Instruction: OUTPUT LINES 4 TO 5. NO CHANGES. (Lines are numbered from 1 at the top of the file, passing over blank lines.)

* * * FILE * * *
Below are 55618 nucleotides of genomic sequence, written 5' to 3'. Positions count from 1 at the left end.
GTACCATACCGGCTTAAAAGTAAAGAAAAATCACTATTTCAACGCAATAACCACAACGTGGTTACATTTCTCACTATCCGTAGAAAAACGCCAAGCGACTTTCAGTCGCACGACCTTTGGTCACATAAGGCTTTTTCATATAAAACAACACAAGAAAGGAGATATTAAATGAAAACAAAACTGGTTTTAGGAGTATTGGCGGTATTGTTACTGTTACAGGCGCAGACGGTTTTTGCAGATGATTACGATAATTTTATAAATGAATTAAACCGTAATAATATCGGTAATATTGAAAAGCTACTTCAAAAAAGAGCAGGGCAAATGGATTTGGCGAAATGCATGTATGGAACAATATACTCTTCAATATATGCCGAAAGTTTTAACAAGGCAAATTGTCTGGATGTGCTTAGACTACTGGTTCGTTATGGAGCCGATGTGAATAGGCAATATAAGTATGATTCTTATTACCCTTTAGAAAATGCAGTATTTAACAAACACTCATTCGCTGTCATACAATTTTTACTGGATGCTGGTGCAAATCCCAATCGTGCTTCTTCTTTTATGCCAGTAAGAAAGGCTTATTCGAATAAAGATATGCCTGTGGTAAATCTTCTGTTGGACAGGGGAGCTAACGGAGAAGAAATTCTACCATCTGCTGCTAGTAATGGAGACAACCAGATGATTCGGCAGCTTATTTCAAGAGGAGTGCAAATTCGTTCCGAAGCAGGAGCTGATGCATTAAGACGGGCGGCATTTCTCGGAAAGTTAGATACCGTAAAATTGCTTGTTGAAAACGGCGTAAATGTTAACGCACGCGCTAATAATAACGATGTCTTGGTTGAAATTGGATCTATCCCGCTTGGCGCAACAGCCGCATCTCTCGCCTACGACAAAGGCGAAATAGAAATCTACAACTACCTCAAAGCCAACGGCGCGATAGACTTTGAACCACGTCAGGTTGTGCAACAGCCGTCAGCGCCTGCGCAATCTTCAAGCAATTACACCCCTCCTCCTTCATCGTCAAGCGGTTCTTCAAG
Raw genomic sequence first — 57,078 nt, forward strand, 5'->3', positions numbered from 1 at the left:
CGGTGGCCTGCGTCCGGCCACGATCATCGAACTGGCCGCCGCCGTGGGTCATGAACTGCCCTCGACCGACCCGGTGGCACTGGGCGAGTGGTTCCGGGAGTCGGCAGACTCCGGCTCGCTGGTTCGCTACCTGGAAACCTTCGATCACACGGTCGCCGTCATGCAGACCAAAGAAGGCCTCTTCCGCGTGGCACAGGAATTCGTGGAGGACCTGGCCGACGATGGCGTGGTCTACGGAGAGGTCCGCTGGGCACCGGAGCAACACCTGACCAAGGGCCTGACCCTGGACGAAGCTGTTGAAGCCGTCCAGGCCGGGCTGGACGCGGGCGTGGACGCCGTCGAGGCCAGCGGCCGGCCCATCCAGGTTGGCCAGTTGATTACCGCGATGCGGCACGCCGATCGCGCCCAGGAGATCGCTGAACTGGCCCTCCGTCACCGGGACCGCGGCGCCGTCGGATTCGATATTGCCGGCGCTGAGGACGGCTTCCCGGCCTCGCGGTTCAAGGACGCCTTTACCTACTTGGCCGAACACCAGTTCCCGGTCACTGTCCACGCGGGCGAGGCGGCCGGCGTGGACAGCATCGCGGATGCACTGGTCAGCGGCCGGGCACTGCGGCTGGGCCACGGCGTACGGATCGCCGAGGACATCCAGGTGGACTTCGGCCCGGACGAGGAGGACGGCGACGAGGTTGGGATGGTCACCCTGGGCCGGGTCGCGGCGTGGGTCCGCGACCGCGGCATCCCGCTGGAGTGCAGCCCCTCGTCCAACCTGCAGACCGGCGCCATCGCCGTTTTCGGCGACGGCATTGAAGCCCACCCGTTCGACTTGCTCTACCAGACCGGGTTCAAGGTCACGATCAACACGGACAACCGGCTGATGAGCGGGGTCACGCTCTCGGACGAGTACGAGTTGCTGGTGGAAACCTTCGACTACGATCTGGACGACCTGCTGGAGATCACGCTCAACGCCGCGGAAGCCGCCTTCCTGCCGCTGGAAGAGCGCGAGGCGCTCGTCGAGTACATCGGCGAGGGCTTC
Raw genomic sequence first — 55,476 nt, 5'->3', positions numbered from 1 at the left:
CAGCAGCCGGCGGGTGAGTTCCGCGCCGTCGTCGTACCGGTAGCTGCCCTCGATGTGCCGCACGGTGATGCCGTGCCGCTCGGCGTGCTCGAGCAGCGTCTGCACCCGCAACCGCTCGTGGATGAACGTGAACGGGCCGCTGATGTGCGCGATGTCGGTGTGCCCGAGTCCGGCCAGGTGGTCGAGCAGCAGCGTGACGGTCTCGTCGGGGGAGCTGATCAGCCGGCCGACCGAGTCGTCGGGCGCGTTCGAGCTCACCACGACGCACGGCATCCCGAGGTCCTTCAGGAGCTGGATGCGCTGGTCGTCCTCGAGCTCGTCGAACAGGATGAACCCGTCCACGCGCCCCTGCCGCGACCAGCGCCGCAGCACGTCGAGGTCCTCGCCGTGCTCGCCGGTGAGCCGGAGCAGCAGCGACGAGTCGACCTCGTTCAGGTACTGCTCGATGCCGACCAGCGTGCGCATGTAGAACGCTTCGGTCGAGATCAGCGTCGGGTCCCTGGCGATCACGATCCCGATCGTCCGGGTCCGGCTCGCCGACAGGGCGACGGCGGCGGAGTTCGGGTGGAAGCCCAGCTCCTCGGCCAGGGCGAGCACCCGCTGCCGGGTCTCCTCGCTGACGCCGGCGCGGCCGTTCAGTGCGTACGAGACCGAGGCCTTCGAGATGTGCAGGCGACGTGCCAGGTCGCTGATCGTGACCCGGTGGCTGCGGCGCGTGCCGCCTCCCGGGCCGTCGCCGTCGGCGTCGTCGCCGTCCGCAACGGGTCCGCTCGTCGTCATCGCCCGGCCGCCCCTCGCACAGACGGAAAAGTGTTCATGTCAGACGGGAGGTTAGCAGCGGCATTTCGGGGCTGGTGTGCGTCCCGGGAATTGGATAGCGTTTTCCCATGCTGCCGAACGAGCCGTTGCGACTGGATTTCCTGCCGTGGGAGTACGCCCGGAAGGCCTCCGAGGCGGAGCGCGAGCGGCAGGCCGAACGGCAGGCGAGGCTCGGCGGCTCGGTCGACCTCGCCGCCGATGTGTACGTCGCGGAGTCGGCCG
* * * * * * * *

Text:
CGGTGGCCTGCGTCCGGCCACGATCATCGAACTGGCCGCCGCCGTGGGTCATGAACTGCCCTCGACCGACCCGGTGGCACTGGGCGAGTGGTTCCGGGAGTCGGCAGACTCCGGCTCGCTGGTTCGCTACCTGGAAACCTTCGATCACACGGTCGCCGTCATGCAGACCAAAGAAGGCCTCTTCCGCGTGGCACAGGAATTCGTGGAGGACCTGGCCGACGATGGCGTGGTCTACGGAGAGGTCCGCTGGGCACCGGAGCAACACCTGACCAAGGGCCTGACCCTGGACGAAGCTGTTGAAGCCGTCCAGGCCGGGCTGGACGCGGGCGTGGACGCCGTCGAGGCCAGCGGCCGGCCCATCCAGGTTGGCCAGTTGATTACCGCGATGCGGCACGCCGATCGCGCCCAGGAGATCGCTGAACTGGCCCTCCGTCACCGGGACCGCGGCGCCGTCGGATTCGATATTGCCGGCGCTGAGGACGGCTTCCCGGCCTCGCGGTTCAAGGACGCCTTTACCTACTTGGCCGAACACCAGTTCCCGGTCACTGTCCACGCGGGCGAGGCGGCCGGCGTGGACAGCATCGCGGATGCACTGGTCAGCGGCCGGGCACTGCGGCTGGGCCACGGCGTACGGATCGCCGAGGACATCCAGGTGGACTTCGGCCCGGACGAGGAGGACGGCGACGAGGTTGGGATGGTCACCCTGGGCCGGGTCGCGGCGTGGGTCCGCGACCGCGGCATCCCGCTGGAGTGCAGCCCCTCGTCCAACCTGCAGACCGGCGCCATCGCCGTTTTCGGCGACGGCATTGAAGCCCACCCGTTCGACTTGCTCTACCAGACCGGGTTCAAGGTCACGATCAACACGGACAACCGGCTGATGAGCGGGGTCACGCTCTCGGACGAGTACGAGTTGCTGGTGGAAACCTTCGACTACGATCTGGACGACCTGCTGGAGATCACGCTCAACGCCGCGGAAGCCGCCTTCCTGCCGCTGGAAGAGCGCGAGGCGCTCGTCGAGTACATCGGCGAGGGCTTC
Raw genomic sequence first — 55,476 nt, 5'->3', positions numbered from 1 at the left: